A clinical psychologist and MacEwan associate professor, Sean Rogers shares how he overcame the fear of public speaking.
If you fail, how do you continue doing what you are afraid of? 

To answer, Rogers quotes a Japanese proverb, “fall down seven times, get up eight.” 

It is about “developing that attitude and continue the process,” he says.

The lessons learned from that experience are far more valuable than the outcome. And, your efforts always count. 

When you start valuing the lessons, you know what to improve, and you will be prepared to try again. 

What are the common mistakes that hinder your ability to become self-confident? 

“Internalizing your failures,” says Rogers. 

Taking your failures to heart and associating that with your self-worth is an unhealthy setback. 

Rogers says the second mistake is biting off more than you can chew.

Realistically appraising what you are capable of is necessary.

Seven steps to self-confidence 

The steps to becoming self-confident will be different for every individual. Building up from a strong foundation is essential. 

1. Build a rapport with yourself.
  • You must learn to build and maintain a healthy relationship with yourself. It includes figuring out appropriate ways to communicate to yourself as both a listener and a speaker. 
2. Be an honest critic to yourself.
  • Being a critic means you acknowledge and evaluate the good and bad. Though you must learn to speak about both positively to yourself. This will help you increase self-awareness and allow you to learn more about who you are and what you are made of.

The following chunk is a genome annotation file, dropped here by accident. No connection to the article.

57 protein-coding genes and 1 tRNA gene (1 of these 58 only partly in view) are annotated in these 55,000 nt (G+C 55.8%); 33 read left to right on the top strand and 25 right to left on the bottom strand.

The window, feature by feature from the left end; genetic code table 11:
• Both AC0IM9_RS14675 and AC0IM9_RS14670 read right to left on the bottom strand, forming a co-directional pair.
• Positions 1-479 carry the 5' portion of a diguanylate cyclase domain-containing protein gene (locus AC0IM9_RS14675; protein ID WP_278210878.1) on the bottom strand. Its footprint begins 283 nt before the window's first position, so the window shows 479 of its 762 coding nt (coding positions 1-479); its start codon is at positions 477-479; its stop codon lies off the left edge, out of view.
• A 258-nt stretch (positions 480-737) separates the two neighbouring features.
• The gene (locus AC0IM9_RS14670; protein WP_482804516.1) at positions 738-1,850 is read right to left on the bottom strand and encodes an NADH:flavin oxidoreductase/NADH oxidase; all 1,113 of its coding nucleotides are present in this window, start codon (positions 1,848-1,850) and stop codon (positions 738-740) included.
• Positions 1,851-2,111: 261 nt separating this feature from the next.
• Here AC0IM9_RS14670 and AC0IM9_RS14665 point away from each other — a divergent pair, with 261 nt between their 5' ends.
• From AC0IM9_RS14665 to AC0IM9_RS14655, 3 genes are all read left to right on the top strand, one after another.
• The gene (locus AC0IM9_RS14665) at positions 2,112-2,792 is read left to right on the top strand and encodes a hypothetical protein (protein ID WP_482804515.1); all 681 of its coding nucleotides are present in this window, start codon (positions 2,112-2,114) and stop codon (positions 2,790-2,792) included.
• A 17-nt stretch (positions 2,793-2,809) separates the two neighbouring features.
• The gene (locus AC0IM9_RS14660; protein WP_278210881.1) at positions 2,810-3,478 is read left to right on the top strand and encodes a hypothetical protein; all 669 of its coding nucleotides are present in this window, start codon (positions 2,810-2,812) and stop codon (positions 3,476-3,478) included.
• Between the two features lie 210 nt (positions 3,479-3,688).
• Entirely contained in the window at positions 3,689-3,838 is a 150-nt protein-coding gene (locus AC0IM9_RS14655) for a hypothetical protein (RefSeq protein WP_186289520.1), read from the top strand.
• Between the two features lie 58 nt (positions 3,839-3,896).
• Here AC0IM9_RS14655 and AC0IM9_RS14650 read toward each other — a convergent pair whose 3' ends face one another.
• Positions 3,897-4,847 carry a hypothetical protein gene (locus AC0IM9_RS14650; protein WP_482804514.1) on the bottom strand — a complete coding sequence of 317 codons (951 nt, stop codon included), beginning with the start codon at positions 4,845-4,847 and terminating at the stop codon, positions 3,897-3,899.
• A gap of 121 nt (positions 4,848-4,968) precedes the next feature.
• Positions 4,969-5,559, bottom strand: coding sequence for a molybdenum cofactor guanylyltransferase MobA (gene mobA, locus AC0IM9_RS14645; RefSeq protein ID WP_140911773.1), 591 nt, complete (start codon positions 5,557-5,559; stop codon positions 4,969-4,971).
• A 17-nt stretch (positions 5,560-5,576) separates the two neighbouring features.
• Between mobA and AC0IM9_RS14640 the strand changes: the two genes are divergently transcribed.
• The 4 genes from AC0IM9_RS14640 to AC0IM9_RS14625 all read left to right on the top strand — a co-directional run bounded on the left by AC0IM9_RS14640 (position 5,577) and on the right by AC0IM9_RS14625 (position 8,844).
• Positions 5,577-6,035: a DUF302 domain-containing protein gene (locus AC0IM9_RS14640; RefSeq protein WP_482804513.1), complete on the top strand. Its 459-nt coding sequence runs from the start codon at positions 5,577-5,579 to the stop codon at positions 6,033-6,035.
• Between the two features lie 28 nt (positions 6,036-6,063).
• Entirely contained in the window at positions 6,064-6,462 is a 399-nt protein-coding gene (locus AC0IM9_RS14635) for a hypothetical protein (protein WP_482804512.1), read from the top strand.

3. Assess your strengths and weaknesses. 
  • Getting to know yourself includes figuring out what you are good at and what you need to work on. It is essential to set realistic expectations and goals for yourself. It takes faith to understand one step a day may be a slow process, but at least you are moving ahead. 
4. Accept who you are.
  • There is a difference between knowing and accepting who you are. You may not like everything about yourself, but you have to acknowledge it and continue to be there for yourself. Come to terms with your reality and stick by your side in every situation.  
5. Confront imposter syndrome.
  • Rogers defines imposter syndrome as being capable of doing something that you know you can but feeling like a fraud. This happens because you doubt your skills, accomplishments, and talents. Defying imposter syndrome is vital to understand that you deserve all the good coming to you.
6. Focus on what you are good at while setting yourself up to do what you are not comfortable with. 
  • Everyone is born with exceptional talent and skills that make them unique. It helps to get into a habit of focusing on what you are good at and continuing to improve at it. Simultaneously, keep stepping out of your comfort zone to try one thing a day you are afraid of.
7. Unconditional positive regard.
  • It is a psychological term reflecting on the idea that “I accept you as you are, and that is okay.” Take pride in who you are. If you can’t accept yourself the way you are, others may not be able to do so either.  

With self-confidence, you can win the battles you haven’t even fought yet. Make it your life-style.